And Finding The Right Bag
“This box is huge!” I thought when I saw it sitting at our front door. This was in the days before Amazon, before it was normal to have a large box delivered to the door.
Inside was my very first real briefcase, for my very first real job. Not my first job . . . I’d been working since I was thirteen. My first job was selling newspaper subscriptions door to door. Can you even imagine? We would never allow our kids to do that today. My next jobs were at various restaurants and retail stores. Minimum wage, thankless jobs, that may have taught me the value of earning money and what it meant to serve the public—both good lessons—but not what I considered to be real jobs.
This briefcase was for my first office job. Every day I would wear panty hose—it was required—with a starched shirt, a cute skirt, and matching pumps . . . and I would carry my beautiful new briefcase. The briefcase was maroon leather with brass fittings on the handles and a shoulder strap. They say that clothes make the man, but a briefcase made this woman. It made me feel very professional—I belonged in that office!
The selection of just the right bag or case is important. My next important bag was the diaper bag I selected was when my first child was born. This bag was an incredible example of functional design. There was a pocket for anything you might need when leaving the house with your baby, and many things you would never need, but packed just in case. The diaper bag was also a status symbol. When you found yourself among other moms and babies, having the right diaper bag was important so you could show what a good mom you were.
Looking back, perhaps a first important bag that was also a status symbol was the backpack. When the kids started school, I selected their backpacks. Picking them out was quick and easy; I got whatever cartoon or character I thought was cute. When they reached middle school, my kids fired me from this job. From the sixth grade on, their backpacks were a reflection of their style, hobbies, and interests. This was certainly not a selection that could be made by Mom.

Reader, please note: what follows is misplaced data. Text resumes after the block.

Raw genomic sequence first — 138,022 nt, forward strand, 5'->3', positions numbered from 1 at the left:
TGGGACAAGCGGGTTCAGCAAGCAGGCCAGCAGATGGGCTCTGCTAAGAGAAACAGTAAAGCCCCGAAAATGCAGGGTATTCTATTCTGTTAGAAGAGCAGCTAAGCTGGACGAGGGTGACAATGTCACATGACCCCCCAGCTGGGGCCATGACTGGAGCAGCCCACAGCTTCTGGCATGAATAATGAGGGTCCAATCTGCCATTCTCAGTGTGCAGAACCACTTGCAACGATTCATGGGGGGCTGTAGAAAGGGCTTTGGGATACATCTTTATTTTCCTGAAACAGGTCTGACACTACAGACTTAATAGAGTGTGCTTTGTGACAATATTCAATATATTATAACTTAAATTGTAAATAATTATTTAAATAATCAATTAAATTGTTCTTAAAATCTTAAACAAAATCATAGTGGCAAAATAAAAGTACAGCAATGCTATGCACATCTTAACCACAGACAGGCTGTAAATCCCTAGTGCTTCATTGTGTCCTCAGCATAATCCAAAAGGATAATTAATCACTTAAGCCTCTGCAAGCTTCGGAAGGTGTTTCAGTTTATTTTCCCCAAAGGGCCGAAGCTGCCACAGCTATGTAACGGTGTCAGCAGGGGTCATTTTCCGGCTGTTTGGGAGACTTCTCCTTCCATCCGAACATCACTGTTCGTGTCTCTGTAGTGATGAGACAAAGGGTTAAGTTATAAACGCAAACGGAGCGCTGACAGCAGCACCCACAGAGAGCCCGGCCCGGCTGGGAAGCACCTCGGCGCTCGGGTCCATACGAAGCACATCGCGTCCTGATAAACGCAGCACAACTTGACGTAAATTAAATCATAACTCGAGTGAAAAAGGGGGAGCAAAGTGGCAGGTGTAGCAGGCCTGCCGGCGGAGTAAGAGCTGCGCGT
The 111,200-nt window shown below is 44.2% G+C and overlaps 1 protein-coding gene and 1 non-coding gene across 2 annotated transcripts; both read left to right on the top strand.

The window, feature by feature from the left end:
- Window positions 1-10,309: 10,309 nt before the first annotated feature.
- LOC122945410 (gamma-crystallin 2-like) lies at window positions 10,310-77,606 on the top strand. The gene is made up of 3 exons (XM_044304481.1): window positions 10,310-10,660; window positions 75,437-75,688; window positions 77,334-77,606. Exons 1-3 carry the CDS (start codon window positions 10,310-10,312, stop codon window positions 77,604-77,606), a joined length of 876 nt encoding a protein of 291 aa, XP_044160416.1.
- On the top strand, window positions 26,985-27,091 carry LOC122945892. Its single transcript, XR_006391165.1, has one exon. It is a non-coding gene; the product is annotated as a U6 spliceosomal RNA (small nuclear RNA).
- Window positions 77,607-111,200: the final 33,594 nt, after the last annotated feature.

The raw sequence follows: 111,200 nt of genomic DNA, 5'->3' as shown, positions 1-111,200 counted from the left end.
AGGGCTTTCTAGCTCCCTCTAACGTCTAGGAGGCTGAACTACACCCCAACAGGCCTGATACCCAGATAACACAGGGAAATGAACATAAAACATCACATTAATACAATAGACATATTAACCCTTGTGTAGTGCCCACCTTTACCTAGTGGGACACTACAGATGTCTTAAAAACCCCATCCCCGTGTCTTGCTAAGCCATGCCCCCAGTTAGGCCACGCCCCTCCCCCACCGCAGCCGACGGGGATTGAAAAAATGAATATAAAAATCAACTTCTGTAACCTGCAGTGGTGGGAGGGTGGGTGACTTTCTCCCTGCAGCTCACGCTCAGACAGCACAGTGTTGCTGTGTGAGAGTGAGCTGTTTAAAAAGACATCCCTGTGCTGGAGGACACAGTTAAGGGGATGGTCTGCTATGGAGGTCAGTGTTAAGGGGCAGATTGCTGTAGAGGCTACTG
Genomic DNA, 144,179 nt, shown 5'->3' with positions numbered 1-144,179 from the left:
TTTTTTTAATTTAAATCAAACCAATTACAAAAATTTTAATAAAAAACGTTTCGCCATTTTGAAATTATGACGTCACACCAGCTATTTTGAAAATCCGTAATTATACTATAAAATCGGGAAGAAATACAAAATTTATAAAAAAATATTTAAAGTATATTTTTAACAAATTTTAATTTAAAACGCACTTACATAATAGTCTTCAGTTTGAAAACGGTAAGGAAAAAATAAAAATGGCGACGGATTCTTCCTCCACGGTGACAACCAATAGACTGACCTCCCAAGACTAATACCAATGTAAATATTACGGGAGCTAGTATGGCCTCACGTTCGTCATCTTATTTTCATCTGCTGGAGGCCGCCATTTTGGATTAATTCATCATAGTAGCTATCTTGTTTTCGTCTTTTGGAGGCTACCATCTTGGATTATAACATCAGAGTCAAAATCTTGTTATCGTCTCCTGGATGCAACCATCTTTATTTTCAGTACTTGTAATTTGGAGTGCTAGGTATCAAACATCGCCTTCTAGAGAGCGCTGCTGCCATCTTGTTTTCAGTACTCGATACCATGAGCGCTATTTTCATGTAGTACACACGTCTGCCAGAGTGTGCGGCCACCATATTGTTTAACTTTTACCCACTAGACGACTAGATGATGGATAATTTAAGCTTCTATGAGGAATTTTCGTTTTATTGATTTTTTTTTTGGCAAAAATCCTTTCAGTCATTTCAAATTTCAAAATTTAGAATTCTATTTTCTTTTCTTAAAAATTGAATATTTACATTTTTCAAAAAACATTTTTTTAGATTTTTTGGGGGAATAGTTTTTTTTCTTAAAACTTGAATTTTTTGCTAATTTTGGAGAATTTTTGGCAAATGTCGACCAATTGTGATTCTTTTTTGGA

All of this bag choosing and carrying can be exhausting! We don’t need to carry a briefcase anymore. All our files are in the cloud. We can work from anywhere at any time . . . Aren’t we lucky? However, there’s still one bag that most of us carry everyday—and that’s the purse.
Having just the right purse can mean months of searching and spending hundreds of dollars. A friend once told me that your purse should never be bigger than your head. I find this advice difficult to follow. I still carry a paper calendar as a back up to the digital calendar on my phone. I like to have Tylenol, hand sanitizer, and a nail file with me at all times, . . . you never know. I guess I’ve never lost the diaper bag mentality—carrying many items just in case. Not much can fit into a small purse. Besides, when it’s that small it is so easy to forget it and leave it sitting at the checkout counter or in the shopping cart. No, a small purse isn’t for me.
With great effort, I’m attempting to perfect carrying only my car keys, credit card, and lipstick when leaving the house. I have friends that are able to do it! I find it nearly impossible! That’s because women’s clothing lacks the one essential quality to make this possible . . . POCKETS!